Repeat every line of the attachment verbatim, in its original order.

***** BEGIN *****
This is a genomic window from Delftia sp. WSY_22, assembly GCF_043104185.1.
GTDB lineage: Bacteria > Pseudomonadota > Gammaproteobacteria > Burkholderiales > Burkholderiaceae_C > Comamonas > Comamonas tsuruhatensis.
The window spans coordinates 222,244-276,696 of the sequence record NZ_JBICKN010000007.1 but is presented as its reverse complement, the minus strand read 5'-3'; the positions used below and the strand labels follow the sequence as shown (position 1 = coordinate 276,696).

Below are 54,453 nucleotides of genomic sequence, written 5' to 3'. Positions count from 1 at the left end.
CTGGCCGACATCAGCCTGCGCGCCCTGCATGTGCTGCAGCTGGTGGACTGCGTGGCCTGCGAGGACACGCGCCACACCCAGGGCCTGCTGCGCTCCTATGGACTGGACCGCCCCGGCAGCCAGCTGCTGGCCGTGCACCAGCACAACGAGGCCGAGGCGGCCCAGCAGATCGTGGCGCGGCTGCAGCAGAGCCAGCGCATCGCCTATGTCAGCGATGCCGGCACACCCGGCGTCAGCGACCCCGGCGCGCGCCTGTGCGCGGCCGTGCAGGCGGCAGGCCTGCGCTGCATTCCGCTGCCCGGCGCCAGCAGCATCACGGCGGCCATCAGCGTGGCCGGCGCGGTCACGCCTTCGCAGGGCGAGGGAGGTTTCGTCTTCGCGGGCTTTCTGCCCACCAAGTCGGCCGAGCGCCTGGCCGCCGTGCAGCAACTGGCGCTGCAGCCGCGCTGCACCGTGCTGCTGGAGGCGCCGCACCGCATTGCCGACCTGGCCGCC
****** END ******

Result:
This is a genomic window from Delftia sp. WSY_22, assembly GCF_043104185.1.
GTDB lineage: Bacteria > Pseudomonadota > Gammaproteobacteria > Burkholderiales > Burkholderiaceae_C > Comamonas > Comamonas tsuruhatensis.
The window spans coordinates 222,244-276,696 of the sequence record NZ_JBICKN010000007.1 but is presented as its reverse complement, the minus strand read 5'-3'; the positions used below and the strand labels follow the sequence as shown (position 1 = coordinate 276,696).

Below are 54,453 nucleotides of genomic sequence, written 5' to 3'. Positions count from 1 at the left end.
CTGGCCGACATCAGCCTGCGCGCCCTGCATGTGCTGCAGCTGGTGGACTGCGTGGCCTGCGAGGACACGCGCCACACCCAGGGCCTGCTGCGCTCCTATGGACTGGACCGCCCCGGCAGCCAGCTGCTGGCCGTGCACCAGCACAACGAGGCCGAGGCGGCCCAGCAGATCGTGGCGCGGCTGCAGCAGAGCCAGCGCATCGCCTATGTCAGCGATGCCGGCACACCCGGCGTCAGCGACCCCGGCGCGCGCCTGTGCGCGGCCGTGCAGGCGGCAGGCCTGCGCTGCATTCCGCTGCCCGGCGCCAGCAGCATCACGGCGGCCATCAGCGTGGCCGGCGCGGTCACGCCTTCGCAGGGCGAGGGAGGTTTCGTCTTCGCGGGCTTTCTGCCCACCAAGTCGGCCGAGCGCCTGGCCGCCGTGCAGCAACTGGCGCTGCAGCCGCGCTGCACCGTGCTGCTGGAGGCGCCGCACCGCATTGCCGACCTGGCCGCC